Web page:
Monday, June 11, 2012

Renaissance Woman: Kelley Naylor Wise

Kelley Naylor Wise

     Kelley Naylor Wise of Little Rock is a renaissance woman.  She excels in a number of fields and her fervid enthusiasm for life and learning knows few bounds.

     She creates jewelry and stained glass, has supported herself by her carpentry skills, is certified to teach metal clay classes, has worked in film and advertising, serves as contract jeweler and business manager for Hillcrest Designer Jewelry, and is an accomplished painter.  Mrs. Wise is also color design director for Shoppe Talk.  Yes, we are extolling one of our own, and for good reason.

     Kelley had been showing her jewelry and stained glass work at The Hidden Gallery in Perryville when she and artist Reylene Finkbeiner began talking about painting on canvas.

     "I said that I'd never tried it, but I admired it.  Reylene got this kind of motherly look, handed me five canvases and buckets of paint, and said, "Go home and paint - right now."

      She did.  "At the time, I had been hanging out with Stephano and (his wife) Ashley at Stephano's Gallery.  I took him some of the work.  I said, "I respect you ... and want to know what you think."  He said out of the gate, "Can I show them?"  I became one of his artists.  With his support and Reylene's support, I was painting.

      "I love painting.  People should love what they do."

       Kelley started out making art when she was a child.

      "I've been an artist all my life.  I was just born making stuff.  Everything I've done since I was a child has taught me about color and expression and flow.

    "There's something that moves our soul, and there's no reason why we shouldn't be abundant."

     When Kelley was growing up, her best friend, her father, the late Dr. Larry Naylor, had a hobby creating jewelry. And he taught her to create pieces too.  Her dad would do it for gifts for friends and tailor his creations to the personality of folks he wanted to  please with his designs.

      "The most beautiful thing about my father, he didn't make it for money. I said, 'Why don't you sell this?' He said, "As soon as I do it for money, I'm afraid I won't love it anymore."

      Kelley's having none of that; artists get to be paid for their work.  But most of her painting the past two years has been commission work, so she is creating for individuals just as her father did with his jewelry. 

     "It is for someone specifically, so it is more of a joy, more of a blessing."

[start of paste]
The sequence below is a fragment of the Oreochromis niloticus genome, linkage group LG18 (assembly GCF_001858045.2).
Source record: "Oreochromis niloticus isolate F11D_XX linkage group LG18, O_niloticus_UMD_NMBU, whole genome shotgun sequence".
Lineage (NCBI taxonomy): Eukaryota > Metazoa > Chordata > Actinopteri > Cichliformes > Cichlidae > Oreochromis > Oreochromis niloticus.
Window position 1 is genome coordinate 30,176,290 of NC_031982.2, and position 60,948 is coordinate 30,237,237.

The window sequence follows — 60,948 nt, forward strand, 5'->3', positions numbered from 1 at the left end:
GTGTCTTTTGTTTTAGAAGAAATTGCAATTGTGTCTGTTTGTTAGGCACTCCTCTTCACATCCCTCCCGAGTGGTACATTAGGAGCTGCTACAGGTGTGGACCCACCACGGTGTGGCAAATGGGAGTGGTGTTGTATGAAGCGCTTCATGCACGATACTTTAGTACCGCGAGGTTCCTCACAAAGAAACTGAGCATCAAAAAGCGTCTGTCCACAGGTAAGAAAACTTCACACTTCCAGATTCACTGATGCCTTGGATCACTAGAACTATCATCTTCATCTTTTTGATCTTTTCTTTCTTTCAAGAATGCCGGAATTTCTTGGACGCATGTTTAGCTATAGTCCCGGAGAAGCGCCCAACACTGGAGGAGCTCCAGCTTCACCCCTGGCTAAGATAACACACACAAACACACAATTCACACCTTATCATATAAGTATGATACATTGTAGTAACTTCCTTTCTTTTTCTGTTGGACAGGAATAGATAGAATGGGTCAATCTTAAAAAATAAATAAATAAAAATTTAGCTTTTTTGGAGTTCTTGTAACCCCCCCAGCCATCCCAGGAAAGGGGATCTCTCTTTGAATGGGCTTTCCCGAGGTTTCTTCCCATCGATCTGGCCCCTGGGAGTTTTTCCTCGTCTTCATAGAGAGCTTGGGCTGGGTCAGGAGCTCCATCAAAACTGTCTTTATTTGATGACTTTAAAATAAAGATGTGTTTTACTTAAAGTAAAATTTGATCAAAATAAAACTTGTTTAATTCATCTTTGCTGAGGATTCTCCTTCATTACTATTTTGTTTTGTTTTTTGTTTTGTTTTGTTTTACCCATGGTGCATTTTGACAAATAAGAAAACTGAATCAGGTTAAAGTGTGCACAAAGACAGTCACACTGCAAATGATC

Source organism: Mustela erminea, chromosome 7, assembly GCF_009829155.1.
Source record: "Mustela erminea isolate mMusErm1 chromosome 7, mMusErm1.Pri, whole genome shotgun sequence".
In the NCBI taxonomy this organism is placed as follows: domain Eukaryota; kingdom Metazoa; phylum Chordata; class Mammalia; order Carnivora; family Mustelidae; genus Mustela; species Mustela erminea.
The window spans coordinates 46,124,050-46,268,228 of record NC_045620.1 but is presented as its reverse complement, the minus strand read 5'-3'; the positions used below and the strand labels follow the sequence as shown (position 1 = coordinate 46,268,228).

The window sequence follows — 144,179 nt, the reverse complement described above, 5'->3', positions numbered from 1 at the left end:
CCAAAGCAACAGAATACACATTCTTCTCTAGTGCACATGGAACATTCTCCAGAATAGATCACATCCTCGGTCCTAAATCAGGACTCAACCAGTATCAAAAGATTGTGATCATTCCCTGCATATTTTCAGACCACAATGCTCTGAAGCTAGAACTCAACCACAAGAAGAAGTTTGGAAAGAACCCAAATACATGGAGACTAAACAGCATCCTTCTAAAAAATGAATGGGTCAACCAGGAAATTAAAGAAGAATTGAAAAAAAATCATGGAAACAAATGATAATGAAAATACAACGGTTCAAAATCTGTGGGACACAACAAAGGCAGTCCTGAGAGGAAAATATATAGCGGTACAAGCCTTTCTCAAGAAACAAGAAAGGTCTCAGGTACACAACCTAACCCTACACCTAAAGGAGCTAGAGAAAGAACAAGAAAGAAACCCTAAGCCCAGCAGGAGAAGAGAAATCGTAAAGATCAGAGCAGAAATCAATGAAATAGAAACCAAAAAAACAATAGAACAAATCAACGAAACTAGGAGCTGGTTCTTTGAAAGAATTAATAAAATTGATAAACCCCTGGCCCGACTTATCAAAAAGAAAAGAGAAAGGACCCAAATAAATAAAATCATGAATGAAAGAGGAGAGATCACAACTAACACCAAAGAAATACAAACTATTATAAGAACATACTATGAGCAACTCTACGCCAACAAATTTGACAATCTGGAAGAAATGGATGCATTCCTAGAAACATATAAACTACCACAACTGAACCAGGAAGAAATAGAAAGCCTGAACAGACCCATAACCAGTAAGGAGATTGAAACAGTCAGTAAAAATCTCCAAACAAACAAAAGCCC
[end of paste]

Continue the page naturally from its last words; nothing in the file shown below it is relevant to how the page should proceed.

She has sold commission pieces in a number of places including Arkansas, Texas, Ohio, New York, Washington, Memphis  and Japan.

     Kelley learned carpentry as a child too.  Her grandfather and his grandfather on her mother's side were master carpenters.

      "I was just taught how to build stuff."  She does residential remodels here in Little Rock, and, earlier, when Hurricane Katrina hit the Gulf, she moved to  New Orleans to help rebuild there.

       She began working in stained glass in 1994.  "I just got hooked.  Stained glass helped me to define simple lines, to express what I wanted to at the core of it in basic forms.  It really helped me get clear on my intentions during my creative process."

      Then she began working in metal clay. "In about 1997, there was this new art form out of Japan - metal clay. It was non-toxic and had a great potential for jewelry design.  It requires no soldering.  It is clay that fires in a kiln and produces pure gold and silver solid forms.  I was really excited about combining sculpture and metalsmithing! The possibilities of this art form are just limitless."

      She studied to gain an international certificate to become a master instructor in the art of metal clay jewelry making.  She taught a class in metal clay at Gallery 360 in Little Rock in May and will teach another class there June 30.

       "This is an art form you can immediately finish.  It is immediate gratification. Anything you can conceive, you can make in metal clay"

        Kelley shows her work at Eric Coleman's  Hillcrest Designer Jewelry and is the featured artist at Rings & Things in Hot Springs.

        She also shows at Plenty Mystic Emporium in Hot Springs where she will have a show June 15, "Fine Art.  Living Art.  Moving Art."  It will feature her work, along with art by Maxwell Blade.

       It's no surprise that Kelley was interested in art from an early age.  She was an only child to two parents who were both artistic.  Her mom, Sharon, was in theater and was also a professor of English.  And her dad, a respected anthropologist, had authored seven books in his field. 

       "I was raised with the entire planet in my home.  I was taught to see myself as a global citizen and to look beyond cultural barriers.

       "Every language was spoken in my home.  The foreign students my mother taught were from everywhere,  I was raised knowing there were no communication barriers. Language was not a barrier, culture was not a barrier. I just accepted everyone and learned respect very early."

       Do you believe this had any bearing on your becoming a Buddhist?  "Absolutely yes.  Buddhism makes no judgement. Buddhism makes no judgement of right and wrong.  This is very true for me."

       Three years before Kelley's birth, her parents had been living with an extremely primitive tribe, the Dani, in Baliem Valley in New Guinea. 

        "My mom found out she was pregnant, and the medicine woman said, 'It will be a girl,' and they gave me a naming ceremony.  They named me 'Bahlim-Na-Ka,' which is 'girl of the valley.'

         "When people would ask my dad about what was the coolest artifact he brought back, my dad would always say, 'My daughter.'"